WASHINGTON -- Father John Corapi said he will not follow the order of his religious superior to leave his home in Montana to live in community with his fellow priests.
In a posting on his website July 7, Father Corapi also said he was told to support himself and his ministry financially by Father James Flanagan, the founder of his congregation, the Society of Our Lady of the Most Holy Trinity.
Father Corapi, who lives near Kalispell, Mont., also denied committing sexual improprieties with a female former employee whose allegations in letters to church leaders nationwide prompted officials of his religious community to place him on administrative leave in March.
The statement from the widely popular speaker on Catholic catechetical and contemporary issues came in response to a July 5 press release from the society outlining transgressions related to Father Corapi's lifestyle that it said were uncovered during an investigation by a three-member fact-finding panel appointed by the religious order.
Information about Father Corapi learned during the inquiry, the release said, included "years of cohabitation" with a woman, repeated abuse of alcohol and drugs and "serious violation" of his promise of poverty based on his ownership of more than $1 million in real estate, numerous luxury vehicles, motorcycles, an ATV, a boat dock and several motor boats.
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Father Corapi said he would not return to the order because he resigned from the priesthood June 17, two days short of the 20th anniversary of his ordination.
"I resigned because the process used by the church is grossly unjust, and, hence, immoral," he wrote in the posting at www.theblacksheepdog.us. "I resigned because I had no chance from the beginning of a fair and just hearing. As I have indicated from the beginning of all this, I am not extinguished!
"If I were to commit to the suggestion of the society, then I would essentially crawl under a rock and wait to die," the priest said.
Father Gerard Sheehan, regional priest servant of the congregation, also known as SOLT, said in its press release that Father Corapi was ordered to live at the society's regional headquarters in Robstown, Texas, and to dismiss a civil suit he filed against the former employee for breach of contract.
Several calls from Catholic News Service to Father Sheehan and Father Corapi and his attorneys were not returned.
The lawsuit filed April 4 in the 11th District Court in Flathead County, Mont., accuses Tamra Sexton, a former employee of the priest's company, Santa Cruz Media Inc., of writing a letter that contained "numerous false, malicious and unprivileged statements." The suit denied allegations that Father Corapi had sex with Sexton and other women, punched Sexton in the face, bought and used drugs and had a "new mistress."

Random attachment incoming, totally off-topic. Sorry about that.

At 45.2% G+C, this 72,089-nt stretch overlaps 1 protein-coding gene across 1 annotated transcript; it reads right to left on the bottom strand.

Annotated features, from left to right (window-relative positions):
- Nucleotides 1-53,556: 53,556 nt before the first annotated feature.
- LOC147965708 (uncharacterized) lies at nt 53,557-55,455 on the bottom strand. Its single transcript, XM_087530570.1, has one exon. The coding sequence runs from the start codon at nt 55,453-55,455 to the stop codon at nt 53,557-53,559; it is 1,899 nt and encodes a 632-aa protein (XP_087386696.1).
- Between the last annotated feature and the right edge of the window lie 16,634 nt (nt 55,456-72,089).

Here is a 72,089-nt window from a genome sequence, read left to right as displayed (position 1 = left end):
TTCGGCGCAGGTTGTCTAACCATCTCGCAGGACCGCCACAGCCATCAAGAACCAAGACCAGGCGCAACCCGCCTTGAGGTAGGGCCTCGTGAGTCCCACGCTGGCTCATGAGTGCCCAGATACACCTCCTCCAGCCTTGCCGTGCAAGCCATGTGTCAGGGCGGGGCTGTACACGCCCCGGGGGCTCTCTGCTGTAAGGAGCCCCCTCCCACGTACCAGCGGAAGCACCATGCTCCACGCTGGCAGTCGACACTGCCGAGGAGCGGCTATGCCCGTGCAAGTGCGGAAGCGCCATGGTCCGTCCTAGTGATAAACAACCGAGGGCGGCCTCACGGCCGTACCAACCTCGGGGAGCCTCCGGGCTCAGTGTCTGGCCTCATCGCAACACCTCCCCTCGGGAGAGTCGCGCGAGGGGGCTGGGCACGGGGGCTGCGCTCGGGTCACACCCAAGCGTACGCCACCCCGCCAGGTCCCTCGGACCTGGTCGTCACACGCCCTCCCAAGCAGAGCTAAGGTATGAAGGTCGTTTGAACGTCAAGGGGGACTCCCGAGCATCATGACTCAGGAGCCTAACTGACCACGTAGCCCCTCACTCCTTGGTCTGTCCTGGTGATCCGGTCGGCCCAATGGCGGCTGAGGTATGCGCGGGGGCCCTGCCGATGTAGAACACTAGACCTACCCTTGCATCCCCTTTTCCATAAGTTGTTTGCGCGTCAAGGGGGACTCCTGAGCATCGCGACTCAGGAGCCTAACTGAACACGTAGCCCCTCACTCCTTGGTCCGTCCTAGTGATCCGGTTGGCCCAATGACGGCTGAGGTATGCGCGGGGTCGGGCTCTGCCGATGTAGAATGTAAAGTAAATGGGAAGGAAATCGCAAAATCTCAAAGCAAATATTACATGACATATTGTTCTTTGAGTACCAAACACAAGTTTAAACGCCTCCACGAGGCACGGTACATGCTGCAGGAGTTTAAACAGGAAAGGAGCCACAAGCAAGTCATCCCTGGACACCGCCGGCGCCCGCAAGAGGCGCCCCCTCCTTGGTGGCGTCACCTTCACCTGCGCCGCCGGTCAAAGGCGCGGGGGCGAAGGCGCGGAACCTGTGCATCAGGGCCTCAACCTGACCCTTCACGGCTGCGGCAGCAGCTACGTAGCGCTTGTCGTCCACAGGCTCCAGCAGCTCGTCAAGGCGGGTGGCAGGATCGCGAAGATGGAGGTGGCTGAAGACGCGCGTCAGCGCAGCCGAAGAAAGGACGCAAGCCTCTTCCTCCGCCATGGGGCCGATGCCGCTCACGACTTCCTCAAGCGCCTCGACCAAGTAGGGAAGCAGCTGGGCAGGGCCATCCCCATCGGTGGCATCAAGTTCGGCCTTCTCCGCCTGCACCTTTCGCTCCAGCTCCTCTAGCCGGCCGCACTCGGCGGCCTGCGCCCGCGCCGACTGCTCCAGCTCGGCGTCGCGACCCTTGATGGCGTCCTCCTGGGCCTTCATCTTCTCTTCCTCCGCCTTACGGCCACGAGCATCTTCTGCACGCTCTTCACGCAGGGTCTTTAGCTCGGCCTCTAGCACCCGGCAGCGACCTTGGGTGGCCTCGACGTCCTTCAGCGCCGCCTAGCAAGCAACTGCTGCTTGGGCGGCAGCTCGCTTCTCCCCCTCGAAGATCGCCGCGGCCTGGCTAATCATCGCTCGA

Based in Kalispell, Santa Cruz Media is the for-profit company that sells Father Corapi's books, DVDs, and other video and audio recordings.
Father Corapi also said in the suit that Sexton was fired from her job at Santa Cruz Media Sept. 30, 2009. The suit said both parties signed a separation agreement that required Sexton not to "interfere with, disparage or otherwise cast a negative light on Santa Cruz or John Corapi or their activities."
The release said the lawsuit was filed in the midst of the order's investigation and that the three investigators learned that Father Corapi offered $100,000 to Sexton for her silence.
Other key witnesses from Santa Cruz Media who "may have negotiated contracts ... that precluded them from speaking" with the congregation's investigative team declined to answer its questions or provide documents, the release said.
Father Corapi did not address the lawsuit in his posting, but denied offering to pay "anybody off to remain silent." He said having employees and independent contractors sign separation agreements was standard practice in business. CNS also made several calls to Sexton but none were returned.
He also said he declined to participate in the SOLT investigation on the advice of his attorneys "until I was able to determine that the commission's process was fair and I had adequate rights to defend myself."
Father Corapi charged that the order's fact-finding team failed to answer questions he posed "that certainly qualify the validity of any legal case."
The blog posting also said that when Father Corapi established his preaching ministry, Father Flanagan, SOLT's founder, cited the "unique nature" of his preaching mission, which involved widespread travel to address audiences around the country, as the reason the congregation could not support him financially.
"As Father Flanagan encouraged, I have supported SOLT and myself from day one," Father Corapi wrote. "I have never relied on the society for shelter, clothing, transportation, medical care or legal counsel and instead, using my history of success in business, set up my mission as any savvy businessman would, meanwhile continuing to support the society and many other Catholic charities."
Father Corapi's posting did not address his real estate holdings or vehicle ownership.
Meanwhile, Bishop George Leo Thomas of Helena, Mont., the diocese in which Father Corapi lives, told CNS July 5 that he met with the priest only once, about five years ago, to discuss his work.
"I told him I do not allow freelancing," Bishop Thomas said. "I want any ministry to go through my office. He never did that.
"He had a very low profile (in the diocese)," the bishop added. "To this day very little is known about him."